Riverwalk Access to DC Navy Museums Remains Open Through Holiday Weekend


Story Number: NNS130828-03Release Date: 8/28/2013 10:54:00 AM
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From Naval History and Heritage Command Communication Outreach Division

WASHINGTON (NNS) -- The National Museum of the United States Navy, Cold War Gallery and Display Ship Barry as well as the entrance to the Washington Navy Yard through the Anacostia Riverwalk Trail will remain open through the Labor Day holiday to ease the flow of holiday foot traffic, said Naval History and Heritage Command officials, Aug. 27.

The month-long initiative, that allows visitors to enter the Washington Navy Yard through the Riverwalk and temporarily extends the hours of Display Ship Barry, permitting sightseers to easily view the Navy's historic exhibits both on and off the yard, started Aug. 1 and will end after Labor Day.

Signs placed along the Riverwalk direct visitors to the Washington Navy Yard entrance located at the Taylor Building, housing the Cold War Gallery. All adult visitors are required to present photo identification to enter. The museums and display ship will be open to visitors 9 a.m. - 5 p.m. Friday and 10 a.m. - 5 p.m. on Saturday, Sunday and Labor Day. After Labor Day, the Riverwalk entrance through the Cold War Gallery will be closed until further notice.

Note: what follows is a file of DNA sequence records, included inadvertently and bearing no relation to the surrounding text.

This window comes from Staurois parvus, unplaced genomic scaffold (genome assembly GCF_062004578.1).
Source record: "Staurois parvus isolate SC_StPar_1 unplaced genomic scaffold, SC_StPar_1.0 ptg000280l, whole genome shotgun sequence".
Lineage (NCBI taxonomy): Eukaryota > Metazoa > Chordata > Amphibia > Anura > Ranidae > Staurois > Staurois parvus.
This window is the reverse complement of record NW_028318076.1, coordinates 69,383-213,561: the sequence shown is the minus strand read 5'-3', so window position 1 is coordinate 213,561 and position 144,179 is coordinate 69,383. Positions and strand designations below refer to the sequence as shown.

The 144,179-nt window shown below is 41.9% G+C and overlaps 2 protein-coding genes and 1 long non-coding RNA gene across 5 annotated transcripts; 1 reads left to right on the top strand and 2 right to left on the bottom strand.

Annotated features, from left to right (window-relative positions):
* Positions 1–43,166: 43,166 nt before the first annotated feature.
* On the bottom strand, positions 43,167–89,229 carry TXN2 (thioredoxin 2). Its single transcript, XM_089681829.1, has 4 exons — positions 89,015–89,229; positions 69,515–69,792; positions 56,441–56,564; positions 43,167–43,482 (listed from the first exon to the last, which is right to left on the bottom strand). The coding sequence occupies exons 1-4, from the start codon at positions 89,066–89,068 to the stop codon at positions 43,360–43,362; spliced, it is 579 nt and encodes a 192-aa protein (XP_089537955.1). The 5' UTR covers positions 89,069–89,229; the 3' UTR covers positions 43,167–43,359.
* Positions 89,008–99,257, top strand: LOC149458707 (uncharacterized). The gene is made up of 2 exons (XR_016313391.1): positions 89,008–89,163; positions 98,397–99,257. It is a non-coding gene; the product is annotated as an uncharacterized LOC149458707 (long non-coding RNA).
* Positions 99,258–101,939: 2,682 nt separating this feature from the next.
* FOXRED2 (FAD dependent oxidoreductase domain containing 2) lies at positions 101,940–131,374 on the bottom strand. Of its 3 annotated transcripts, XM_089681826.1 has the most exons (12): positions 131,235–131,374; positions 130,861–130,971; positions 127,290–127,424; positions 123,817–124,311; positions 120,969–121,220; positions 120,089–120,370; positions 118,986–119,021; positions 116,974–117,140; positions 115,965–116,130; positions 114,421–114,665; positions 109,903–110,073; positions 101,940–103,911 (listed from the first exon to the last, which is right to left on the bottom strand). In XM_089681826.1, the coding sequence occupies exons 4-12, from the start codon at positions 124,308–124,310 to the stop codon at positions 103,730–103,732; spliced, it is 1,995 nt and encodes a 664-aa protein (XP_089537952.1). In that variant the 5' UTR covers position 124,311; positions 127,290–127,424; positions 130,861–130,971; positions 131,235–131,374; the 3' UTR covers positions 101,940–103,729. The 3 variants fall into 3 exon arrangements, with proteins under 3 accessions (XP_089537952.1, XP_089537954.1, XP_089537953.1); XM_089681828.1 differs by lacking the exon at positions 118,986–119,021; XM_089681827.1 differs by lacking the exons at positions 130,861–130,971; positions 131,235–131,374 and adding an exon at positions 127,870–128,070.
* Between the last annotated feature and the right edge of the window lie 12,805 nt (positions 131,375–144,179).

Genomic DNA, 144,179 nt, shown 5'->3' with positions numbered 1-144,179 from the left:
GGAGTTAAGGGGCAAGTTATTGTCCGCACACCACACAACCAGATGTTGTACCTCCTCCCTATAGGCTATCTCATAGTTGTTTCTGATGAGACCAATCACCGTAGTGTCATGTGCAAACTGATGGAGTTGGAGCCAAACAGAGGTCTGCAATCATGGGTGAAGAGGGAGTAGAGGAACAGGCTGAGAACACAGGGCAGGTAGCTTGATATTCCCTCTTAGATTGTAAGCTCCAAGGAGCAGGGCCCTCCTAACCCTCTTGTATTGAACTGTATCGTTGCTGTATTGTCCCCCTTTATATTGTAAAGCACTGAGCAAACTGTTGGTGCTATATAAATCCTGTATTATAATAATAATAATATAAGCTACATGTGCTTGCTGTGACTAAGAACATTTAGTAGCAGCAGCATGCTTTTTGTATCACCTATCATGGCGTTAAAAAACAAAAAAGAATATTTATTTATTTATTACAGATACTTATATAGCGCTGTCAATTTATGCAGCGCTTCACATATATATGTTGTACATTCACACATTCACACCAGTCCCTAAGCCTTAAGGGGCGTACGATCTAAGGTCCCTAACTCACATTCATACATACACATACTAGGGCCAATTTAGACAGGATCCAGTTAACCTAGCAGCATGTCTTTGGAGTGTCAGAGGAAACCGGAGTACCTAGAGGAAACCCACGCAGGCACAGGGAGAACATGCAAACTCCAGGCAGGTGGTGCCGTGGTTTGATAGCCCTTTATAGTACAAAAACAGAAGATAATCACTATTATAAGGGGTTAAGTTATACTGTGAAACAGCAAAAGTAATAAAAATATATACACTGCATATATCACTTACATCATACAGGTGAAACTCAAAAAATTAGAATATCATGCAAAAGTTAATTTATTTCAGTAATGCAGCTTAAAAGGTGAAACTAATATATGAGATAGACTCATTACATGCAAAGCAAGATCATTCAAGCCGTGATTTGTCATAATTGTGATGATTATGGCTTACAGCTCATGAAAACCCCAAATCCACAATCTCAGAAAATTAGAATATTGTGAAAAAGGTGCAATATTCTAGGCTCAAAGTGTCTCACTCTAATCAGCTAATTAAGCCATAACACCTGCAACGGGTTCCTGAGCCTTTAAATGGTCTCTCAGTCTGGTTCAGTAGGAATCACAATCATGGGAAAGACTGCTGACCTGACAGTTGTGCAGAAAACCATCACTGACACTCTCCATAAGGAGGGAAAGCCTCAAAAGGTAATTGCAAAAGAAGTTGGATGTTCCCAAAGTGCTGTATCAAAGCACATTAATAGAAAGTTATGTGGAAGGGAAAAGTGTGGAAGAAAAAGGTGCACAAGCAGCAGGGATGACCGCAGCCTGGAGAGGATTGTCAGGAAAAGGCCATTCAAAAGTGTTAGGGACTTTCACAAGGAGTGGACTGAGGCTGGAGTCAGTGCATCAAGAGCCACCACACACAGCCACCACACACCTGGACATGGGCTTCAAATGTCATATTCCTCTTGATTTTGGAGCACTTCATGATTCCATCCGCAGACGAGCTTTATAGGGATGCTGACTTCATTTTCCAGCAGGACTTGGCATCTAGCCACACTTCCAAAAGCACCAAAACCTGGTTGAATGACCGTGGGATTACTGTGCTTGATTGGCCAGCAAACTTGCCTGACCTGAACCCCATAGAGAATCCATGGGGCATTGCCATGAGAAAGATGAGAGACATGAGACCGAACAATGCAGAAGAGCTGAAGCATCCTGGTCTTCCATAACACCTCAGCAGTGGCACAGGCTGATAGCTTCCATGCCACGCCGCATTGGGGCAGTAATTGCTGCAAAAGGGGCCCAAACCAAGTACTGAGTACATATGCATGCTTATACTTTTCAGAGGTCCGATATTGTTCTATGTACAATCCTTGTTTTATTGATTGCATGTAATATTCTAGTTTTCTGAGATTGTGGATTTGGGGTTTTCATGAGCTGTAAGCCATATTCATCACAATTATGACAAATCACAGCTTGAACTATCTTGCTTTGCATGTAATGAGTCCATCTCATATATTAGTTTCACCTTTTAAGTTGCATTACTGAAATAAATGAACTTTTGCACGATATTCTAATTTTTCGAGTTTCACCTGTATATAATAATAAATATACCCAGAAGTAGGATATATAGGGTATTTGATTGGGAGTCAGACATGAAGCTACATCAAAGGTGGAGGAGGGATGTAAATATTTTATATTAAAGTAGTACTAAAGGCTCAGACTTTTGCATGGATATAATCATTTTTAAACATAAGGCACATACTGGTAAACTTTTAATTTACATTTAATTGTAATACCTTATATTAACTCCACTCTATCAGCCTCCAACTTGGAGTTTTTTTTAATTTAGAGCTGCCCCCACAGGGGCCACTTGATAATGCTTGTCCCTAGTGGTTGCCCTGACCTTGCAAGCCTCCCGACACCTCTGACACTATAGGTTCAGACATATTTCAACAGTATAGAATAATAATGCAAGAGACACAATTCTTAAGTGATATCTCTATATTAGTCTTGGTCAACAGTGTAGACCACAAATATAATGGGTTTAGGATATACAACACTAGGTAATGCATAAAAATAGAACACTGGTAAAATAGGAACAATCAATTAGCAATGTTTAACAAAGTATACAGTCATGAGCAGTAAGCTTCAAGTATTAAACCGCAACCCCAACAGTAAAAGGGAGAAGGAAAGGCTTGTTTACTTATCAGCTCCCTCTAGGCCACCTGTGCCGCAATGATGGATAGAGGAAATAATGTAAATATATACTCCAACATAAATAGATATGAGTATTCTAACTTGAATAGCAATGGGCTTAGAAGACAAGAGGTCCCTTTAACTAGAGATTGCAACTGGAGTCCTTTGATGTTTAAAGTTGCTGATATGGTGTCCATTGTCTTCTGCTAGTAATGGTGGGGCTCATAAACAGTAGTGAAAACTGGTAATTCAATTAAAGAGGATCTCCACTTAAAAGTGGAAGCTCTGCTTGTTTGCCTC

Located at the Washington Navy Yard, the National Museum of the U.S. Navy displays art and artifacts from the Revolutionary War, Antarctic exploration, World War I and World War II, as well as showcasing submarine and deep-sea innovations. Visitors will enjoy peering through a submarine periscope, learning about underwater exploration and diving, and maneuvering WWII-era artifacts. The Cold War Gallery, opened in October, displays a large submarine section, including a view of living and working conditions, artifacts from Vietnam POWs, displays from the Korean War, as well as an interactive exhibit called the "Lion's Den."

Display Ship Barry is one of only three remaining Forrest Sherman class destroyers. Barry is the third ship to bear the name of the illustrious Revolutionary War naval hero, Commodore John Barry. She supported the 1958 Marine and Army airborne unit landing in Beirut, Lebanon. In 1962, she was a member of the task force that quarantined Cuba during the Cuban Missile Crisis in response to evidence that Soviet missiles had been installed on the island. In 1979, Barry joined the Middle East Force for Persian Gulf service during the very tense period that accompanied the Iranian Revolution. In 1981-1982 Barry made her final deployment in that area. USS Barry was decommissioned in 1982 and arrived at the Washington Navy Yard in 1983.

For more information, visit the National Museum of the United States Navy website at www.history.navy.mil/branches/org8-1.htm.

For more news from Naval History and Heritage Command, visit www.navy.mil/local/navhist/.

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International historians discuss the Trident Intercontinental Ballistic Missile at the Cold War Gallery of the U.S. Navy Museum at the Washington Navy Yard.
Official U.S. Navy file photo of Visitors at the Cold War Gallery discuss the Trident Intercontinental Ballistic Missile on display. The National Museum of the United States Navy, Cold War Gallery and Display Ship Barry as well as the entrance to the Washington Navy Yard through the Anacostia Riverwalk Trail will remain open through the Labor Day holiday to ease the flow of holiday foot traffic.
September 10, 2009
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